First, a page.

Thousands of Canadians to tackle plastic pollution across the country
September 11, 2018 – Ottawa, Ontario
Around the world, people and companies throw away more than $100 billion worth of plastic packaging each year. Plastic waste and marine litter, including microplastics, pose a serious threat to the health of our ecosystems, wildlife and economies.
In fact, 8 million tonnes of plastic flow into our oceans every year—the equivalent of one garbage truck full of plastic being dumped into our oceans every minute. This reality is alarming.
Keeping all of our waters and shorelines clean of debris is important for a healthy environment for Canadians, today and tomorrow. This is why the Minister of Environment and Climate Change, Catherine McKenna, travelled across Canada this summer to encourage Canadians to beat plastic pollution. Now she is launching the Community Cleanup, a call for Canadians to clean up plastics from their local shorelines, parks and neighbourhoods.
The Community Cleanup started on September 8. Canadians are encouraged to connect with their local MPs to organize community plastic cleanups. Throughout the week, schools, businesses and citizens can organize their own cleanups. On September 15—International Coastal Cleanup Day and World Cleanup Day—there will be four major events, in Vancouver, Toronto, Ottawa and Halifax, through the Great Canadian Shoreline Cleanup, supported by the Government of Canada. People from around the world will come together to collect and document the trash on shorelines. You can join or lead a cleanup, on your own or through the Great Canadian Shoreline Cleanup, anytime and anywhere in Canada. It is important to register with the Great Canadian Shoreline Cleanup to contribute to global and Canadian data by recording what you find.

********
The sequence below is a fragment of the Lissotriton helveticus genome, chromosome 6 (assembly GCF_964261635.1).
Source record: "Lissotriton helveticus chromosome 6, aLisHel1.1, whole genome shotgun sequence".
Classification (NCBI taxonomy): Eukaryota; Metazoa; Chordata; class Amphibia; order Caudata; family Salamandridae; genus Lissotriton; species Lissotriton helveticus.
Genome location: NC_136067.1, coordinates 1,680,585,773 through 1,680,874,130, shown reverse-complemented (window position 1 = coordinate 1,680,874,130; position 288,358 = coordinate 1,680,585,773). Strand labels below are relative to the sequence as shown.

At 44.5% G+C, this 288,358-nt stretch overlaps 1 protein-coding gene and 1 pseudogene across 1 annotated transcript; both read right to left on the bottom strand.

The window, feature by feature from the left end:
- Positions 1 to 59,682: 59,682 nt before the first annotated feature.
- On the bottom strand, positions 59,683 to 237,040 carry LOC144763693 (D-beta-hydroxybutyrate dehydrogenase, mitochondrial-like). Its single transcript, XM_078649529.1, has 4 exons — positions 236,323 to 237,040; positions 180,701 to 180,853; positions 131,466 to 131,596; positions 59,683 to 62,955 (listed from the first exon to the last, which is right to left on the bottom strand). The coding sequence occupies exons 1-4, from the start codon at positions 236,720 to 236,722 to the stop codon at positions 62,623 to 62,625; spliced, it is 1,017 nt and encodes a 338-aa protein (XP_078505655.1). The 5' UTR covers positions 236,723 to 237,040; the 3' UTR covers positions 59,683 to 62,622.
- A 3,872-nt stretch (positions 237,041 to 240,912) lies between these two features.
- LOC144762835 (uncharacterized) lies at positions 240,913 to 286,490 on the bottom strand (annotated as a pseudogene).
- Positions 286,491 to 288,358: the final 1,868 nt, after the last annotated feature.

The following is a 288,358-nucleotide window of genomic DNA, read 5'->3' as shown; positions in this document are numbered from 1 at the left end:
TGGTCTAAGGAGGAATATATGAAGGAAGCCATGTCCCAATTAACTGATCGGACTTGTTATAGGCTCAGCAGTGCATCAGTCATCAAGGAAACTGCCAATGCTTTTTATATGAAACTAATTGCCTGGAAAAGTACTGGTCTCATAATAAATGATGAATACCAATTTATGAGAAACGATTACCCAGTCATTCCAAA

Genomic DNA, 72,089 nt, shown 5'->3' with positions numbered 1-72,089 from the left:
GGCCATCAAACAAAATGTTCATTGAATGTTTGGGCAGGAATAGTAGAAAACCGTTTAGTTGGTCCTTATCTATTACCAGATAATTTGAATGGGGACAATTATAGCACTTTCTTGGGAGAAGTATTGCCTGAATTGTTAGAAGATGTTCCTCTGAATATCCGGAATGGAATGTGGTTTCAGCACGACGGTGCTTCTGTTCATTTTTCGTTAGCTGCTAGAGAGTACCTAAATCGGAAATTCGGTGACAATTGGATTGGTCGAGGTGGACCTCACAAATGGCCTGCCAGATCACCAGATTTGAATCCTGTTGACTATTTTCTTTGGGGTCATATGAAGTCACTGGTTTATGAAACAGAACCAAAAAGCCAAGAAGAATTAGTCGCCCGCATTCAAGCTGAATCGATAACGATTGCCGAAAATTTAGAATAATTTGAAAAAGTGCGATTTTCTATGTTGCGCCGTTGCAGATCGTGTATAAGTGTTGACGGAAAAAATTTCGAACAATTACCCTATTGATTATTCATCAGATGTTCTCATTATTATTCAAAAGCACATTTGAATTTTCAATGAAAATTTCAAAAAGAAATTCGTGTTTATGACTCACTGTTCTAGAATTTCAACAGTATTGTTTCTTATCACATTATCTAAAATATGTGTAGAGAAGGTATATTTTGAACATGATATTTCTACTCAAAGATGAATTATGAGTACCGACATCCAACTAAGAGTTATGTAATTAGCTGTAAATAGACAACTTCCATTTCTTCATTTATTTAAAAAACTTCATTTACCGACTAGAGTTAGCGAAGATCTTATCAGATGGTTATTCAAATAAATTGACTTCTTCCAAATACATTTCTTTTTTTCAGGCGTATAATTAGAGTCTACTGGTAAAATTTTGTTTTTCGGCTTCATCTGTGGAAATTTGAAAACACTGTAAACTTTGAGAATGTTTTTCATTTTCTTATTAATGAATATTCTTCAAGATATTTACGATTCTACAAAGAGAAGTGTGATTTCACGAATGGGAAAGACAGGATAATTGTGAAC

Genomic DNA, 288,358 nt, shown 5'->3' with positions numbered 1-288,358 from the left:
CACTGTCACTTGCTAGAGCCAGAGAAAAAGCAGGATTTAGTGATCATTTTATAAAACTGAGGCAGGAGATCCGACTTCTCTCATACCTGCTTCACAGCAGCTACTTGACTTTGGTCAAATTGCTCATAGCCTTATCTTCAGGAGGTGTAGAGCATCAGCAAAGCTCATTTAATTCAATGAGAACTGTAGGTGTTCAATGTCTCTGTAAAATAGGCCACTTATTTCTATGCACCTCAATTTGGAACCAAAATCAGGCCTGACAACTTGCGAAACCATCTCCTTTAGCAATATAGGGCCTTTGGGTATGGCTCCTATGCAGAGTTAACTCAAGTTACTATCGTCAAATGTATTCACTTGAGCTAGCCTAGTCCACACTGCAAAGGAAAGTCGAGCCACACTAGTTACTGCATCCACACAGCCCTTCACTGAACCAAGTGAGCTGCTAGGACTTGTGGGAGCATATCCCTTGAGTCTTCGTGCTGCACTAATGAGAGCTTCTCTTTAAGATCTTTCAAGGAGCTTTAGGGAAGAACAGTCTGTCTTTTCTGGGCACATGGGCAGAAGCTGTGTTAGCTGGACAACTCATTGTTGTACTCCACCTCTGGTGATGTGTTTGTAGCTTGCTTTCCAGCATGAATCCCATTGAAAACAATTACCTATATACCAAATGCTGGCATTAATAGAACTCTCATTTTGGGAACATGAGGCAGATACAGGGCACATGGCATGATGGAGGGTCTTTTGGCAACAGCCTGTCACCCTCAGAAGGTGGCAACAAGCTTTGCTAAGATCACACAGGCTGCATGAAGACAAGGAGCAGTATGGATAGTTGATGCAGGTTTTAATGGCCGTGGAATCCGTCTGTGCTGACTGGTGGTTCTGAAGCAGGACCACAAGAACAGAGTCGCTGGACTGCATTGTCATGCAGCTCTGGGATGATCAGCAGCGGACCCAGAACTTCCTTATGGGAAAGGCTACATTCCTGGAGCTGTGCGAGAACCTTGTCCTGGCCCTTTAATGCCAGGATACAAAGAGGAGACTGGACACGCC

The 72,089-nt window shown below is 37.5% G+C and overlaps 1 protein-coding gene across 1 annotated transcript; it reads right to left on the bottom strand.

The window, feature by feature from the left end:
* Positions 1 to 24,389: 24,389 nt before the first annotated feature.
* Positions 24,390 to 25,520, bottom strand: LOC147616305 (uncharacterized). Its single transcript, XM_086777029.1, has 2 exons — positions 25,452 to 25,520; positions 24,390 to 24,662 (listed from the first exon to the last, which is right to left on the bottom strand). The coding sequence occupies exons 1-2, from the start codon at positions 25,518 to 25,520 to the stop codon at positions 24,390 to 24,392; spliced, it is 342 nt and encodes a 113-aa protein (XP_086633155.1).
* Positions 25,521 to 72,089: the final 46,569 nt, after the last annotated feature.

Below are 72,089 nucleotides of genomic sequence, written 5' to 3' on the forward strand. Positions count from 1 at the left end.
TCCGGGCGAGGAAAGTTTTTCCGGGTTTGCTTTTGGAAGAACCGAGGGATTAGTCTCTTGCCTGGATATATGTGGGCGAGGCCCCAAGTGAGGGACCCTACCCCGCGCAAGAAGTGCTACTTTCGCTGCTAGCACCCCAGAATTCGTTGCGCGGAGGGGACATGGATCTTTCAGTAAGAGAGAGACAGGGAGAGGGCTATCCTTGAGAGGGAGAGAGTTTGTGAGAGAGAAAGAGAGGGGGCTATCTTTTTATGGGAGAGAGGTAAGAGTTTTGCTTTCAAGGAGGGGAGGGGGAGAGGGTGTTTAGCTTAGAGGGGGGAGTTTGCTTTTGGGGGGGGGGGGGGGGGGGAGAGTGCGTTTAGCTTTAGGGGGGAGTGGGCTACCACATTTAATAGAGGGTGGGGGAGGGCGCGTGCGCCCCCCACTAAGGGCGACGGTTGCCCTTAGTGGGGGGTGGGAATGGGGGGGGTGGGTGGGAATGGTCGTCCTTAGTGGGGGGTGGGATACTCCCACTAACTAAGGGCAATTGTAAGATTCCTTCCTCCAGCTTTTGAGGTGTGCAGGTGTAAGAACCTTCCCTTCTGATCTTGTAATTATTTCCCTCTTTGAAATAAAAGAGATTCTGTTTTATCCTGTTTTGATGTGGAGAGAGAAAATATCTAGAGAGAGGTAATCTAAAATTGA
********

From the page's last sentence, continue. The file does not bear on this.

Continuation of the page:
Halifax will also be the location of this year’s G7 Environment, Energy and Oceans Ministers Meeting, on September 19 to 21. The Canada-led Ocean Plastics Charter was signed during the G7 leaders summit in Charlevoix, where international partners committed to removing debris from coasts and shorelines. Canada is determined to lead in this effort. And together, we can eliminate plastic waste and reduce marine litter in our own country and around the world.
“Our lakes, rivers, oceans and waterways are a big part of Canada’s natural legacy. And it’s important that we protect these spaces from the growing plastic-pollution problem. On September 8, I encourage Canadians across the country to do their part and take action in their communities.”
– Catherine McKenna, Minister of Environment and Climate Change
Throughout 2018, Canada has served as president of the G7, a group of the world’s largest advanced economies.
About half of all the plastics ever manufactured were made since 2000. The global production of plastics has been faster than most man-made materials.
As of 2015, about 6.3 billion tonnes of plastic waste have been generated globally, with about 79 per cent of that amount ending up in landfills or the environment.
Only about 11 per cent of plastics are recycled in Canada. In 2010, Canada released into the oceans from land 8000 tonnes of plastic—the weight of 75 blue whales.
Over 90 per cent of seabirds have plastic in their stomachs.
Office of the Minister of Environment and Climate Change
Environment and Climate Change Canada
819-938-3338 or 1-844-836-7799 (toll-free)
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